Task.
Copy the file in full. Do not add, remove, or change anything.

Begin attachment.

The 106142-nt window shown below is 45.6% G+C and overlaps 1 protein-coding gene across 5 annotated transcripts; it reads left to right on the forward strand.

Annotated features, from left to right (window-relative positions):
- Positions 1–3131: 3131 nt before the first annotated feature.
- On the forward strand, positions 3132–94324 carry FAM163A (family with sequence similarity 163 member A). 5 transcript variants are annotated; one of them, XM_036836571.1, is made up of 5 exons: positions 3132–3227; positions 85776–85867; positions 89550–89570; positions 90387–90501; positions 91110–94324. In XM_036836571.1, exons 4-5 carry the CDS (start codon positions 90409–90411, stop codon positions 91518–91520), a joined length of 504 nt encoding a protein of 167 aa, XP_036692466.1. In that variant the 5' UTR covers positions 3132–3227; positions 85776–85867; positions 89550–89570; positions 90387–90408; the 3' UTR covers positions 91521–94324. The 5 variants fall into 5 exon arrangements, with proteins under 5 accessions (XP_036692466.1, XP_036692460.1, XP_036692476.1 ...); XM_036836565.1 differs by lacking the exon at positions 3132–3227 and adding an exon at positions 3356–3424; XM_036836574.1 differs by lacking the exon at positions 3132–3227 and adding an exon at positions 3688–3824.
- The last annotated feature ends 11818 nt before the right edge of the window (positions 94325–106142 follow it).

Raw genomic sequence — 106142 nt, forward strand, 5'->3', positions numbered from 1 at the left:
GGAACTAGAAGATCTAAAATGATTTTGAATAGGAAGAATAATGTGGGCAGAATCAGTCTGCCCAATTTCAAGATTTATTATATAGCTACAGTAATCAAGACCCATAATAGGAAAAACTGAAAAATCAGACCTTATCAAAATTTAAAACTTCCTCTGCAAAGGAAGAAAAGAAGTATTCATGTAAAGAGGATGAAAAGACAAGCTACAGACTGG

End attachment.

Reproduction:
The 106142-nt window shown below is 45.6% G+C and overlaps 1 protein-coding gene across 5 annotated transcripts; it reads left to right on the forward strand.

Annotated features, from left to right (window-relative positions):
- Positions 1–3131: 3131 nt before the first annotated feature.
- On the forward strand, positions 3132–94324 carry FAM163A (family with sequence similarity 163 member A). 5 transcript variants are annotated; one of them, XM_036836571.1, is made up of 5 exons: positions 3132–3227; positions 85776–85867; positions 89550–89570; positions 90387–90501; positions 91110–94324. In XM_036836571.1, exons 4-5 carry the CDS (start codon positions 90409–90411, stop codon positions 91518–91520), a joined length of 504 nt encoding a protein of 167 aa, XP_036692466.1. In that variant the 5' UTR covers positions 3132–3227; positions 85776–85867; positions 89550–89570; positions 90387–90408; the 3' UTR covers positions 91521–94324. The 5 variants fall into 5 exon arrangements, with proteins under 5 accessions (XP_036692466.1, XP_036692460.1, XP_036692476.1 ...); XM_036836565.1 differs by lacking the exon at positions 3132–3227 and adding an exon at positions 3356–3424; XM_036836574.1 differs by lacking the exon at positions 3132–3227 and adding an exon at positions 3688–3824.
- The last annotated feature ends 11818 nt before the right edge of the window (positions 94325–106142 follow it).

Raw genomic sequence — 106142 nt, forward strand, 5'->3', positions numbered from 1 at the left:
GGAACTAGAAGATCTAAAATGATTTTGAATAGGAAGAATAATGTGGGCAGAATCAGTCTGCCCAATTTCAAGATTTATTATATAGCTACAGTAATCAAGACCCATAATAGGAAAAACTGAAAAATCAGACCTTATCAAAATTTAAAACTTCCTCTGCAAAGGAAGAAAAGAAGTATTCATGTAAAGAGGATGAAAAGACAAGCTACAGACTGG